King’s Fund: 90% of NHS trusts heading for deficit

3 Jul 15

Nine out of ten NHS hospital trusts are expecting to be in deficit at the end of the current financial year, a poll by the King’s Fund has found.

The think-tank said the finding, from a survey of 100 NHS trust finance directors, showed that financial problems were now endemic among NHS providers and there was a need for additional funding to avoid reducing the quality of care.

As well as 89% of acute trusts forecasting a deficit – up from 21% this time last year – the poll also found nearly two-thirds of trusts (62%) were basing their financial plans on receiving additional money from government, running down their reserves, or both.

Publishing the poll, King’s Fund policy director Richard Murray urged Chancellor George Osborne to provide additional in-year funding as part of next week’s Budget.

Although the NHS was provided with an additional £2bn in 2015/16, the King’s Fund said this has been insufficient following a cut in the prices paid to hospitals through a revised NHS tariff and the transfer of more than £3.4bn from the NHS to the Better Care Fund.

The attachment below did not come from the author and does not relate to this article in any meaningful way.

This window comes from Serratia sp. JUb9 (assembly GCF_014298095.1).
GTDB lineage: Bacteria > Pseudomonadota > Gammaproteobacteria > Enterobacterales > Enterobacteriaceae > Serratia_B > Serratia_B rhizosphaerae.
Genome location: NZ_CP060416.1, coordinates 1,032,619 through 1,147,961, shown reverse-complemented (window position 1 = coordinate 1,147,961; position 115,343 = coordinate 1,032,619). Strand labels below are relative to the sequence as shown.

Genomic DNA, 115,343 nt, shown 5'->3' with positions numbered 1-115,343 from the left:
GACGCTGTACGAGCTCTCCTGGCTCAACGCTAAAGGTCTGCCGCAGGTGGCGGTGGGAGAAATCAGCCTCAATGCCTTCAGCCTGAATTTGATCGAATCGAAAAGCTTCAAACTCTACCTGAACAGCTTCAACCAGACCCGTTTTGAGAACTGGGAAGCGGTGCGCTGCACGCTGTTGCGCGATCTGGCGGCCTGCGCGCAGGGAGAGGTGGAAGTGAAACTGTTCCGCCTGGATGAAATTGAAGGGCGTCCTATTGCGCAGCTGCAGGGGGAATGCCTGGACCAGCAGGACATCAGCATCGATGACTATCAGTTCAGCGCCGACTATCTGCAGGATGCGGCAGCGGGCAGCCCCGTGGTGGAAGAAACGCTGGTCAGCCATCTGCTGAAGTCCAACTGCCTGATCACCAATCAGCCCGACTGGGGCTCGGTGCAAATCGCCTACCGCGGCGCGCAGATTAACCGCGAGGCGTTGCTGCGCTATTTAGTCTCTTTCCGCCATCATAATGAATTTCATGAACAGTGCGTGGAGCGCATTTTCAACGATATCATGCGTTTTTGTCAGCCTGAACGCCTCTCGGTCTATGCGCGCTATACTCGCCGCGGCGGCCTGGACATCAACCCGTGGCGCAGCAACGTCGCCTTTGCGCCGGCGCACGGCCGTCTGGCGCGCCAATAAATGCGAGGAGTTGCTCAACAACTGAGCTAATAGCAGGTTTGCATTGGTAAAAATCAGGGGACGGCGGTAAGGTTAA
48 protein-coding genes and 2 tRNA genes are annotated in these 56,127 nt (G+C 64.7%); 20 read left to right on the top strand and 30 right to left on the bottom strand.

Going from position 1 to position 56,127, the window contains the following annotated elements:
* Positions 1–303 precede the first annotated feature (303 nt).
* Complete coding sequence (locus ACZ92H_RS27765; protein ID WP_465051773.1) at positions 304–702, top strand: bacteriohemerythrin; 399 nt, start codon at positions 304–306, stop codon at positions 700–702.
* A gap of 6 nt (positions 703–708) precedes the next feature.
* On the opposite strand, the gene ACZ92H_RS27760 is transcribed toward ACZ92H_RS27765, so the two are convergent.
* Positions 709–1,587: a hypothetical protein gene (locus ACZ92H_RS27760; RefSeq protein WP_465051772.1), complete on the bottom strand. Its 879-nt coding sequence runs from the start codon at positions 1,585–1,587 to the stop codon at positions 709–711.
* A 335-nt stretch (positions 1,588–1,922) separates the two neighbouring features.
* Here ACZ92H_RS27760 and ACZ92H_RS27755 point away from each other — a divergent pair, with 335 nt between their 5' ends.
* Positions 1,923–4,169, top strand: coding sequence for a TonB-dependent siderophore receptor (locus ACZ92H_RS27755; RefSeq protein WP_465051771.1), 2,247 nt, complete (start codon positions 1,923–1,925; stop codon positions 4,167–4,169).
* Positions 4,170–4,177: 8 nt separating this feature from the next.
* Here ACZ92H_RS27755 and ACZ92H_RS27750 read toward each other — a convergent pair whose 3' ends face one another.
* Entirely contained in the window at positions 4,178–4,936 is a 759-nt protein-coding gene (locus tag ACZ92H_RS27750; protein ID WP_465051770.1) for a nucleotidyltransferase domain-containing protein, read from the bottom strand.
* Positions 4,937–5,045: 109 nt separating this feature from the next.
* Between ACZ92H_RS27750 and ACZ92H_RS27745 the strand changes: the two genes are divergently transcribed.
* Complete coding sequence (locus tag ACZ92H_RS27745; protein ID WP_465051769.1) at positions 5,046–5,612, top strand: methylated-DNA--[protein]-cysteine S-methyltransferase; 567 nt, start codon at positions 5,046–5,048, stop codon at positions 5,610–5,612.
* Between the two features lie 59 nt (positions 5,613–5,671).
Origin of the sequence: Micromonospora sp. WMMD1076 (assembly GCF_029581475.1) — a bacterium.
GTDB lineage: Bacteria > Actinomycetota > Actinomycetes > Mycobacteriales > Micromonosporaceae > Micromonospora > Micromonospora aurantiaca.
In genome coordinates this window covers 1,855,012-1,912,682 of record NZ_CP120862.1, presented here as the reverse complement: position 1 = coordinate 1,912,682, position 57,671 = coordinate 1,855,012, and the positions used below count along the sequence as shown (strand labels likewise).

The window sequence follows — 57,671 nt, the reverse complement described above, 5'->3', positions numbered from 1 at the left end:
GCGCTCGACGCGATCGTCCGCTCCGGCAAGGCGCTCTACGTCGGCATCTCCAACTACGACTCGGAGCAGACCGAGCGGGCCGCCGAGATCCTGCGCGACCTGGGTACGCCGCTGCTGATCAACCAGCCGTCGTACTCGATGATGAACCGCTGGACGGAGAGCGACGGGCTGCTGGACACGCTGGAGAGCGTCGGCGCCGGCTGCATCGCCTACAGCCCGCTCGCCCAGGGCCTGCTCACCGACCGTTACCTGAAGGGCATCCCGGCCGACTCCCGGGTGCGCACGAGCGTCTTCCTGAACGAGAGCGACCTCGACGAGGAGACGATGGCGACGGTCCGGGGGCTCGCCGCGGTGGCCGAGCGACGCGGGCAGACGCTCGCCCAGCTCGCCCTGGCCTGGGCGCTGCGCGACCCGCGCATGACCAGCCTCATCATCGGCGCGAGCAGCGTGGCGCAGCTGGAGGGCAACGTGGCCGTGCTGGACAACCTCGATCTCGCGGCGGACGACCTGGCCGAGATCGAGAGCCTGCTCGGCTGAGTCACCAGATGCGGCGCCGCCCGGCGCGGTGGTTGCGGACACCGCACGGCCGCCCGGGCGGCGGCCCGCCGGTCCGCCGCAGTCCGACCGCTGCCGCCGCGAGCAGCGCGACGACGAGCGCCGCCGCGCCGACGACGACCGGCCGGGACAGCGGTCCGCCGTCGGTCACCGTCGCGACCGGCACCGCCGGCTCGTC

Despite this, both Health Secretary Jeremy Hunt and NHS England chief executive Simon Stevens have indicated the health service will not receive any extra money this year.

Murray said the government would have to face the consequences of either poorer care or unauthorised overspends if it did not provide additional support.

“NHS leaders have signalled a stronger focus on financial control and there is still significant scope to increase productivity in the NHS, but this will not be enough to close the black hole in NHS finances,” he added.

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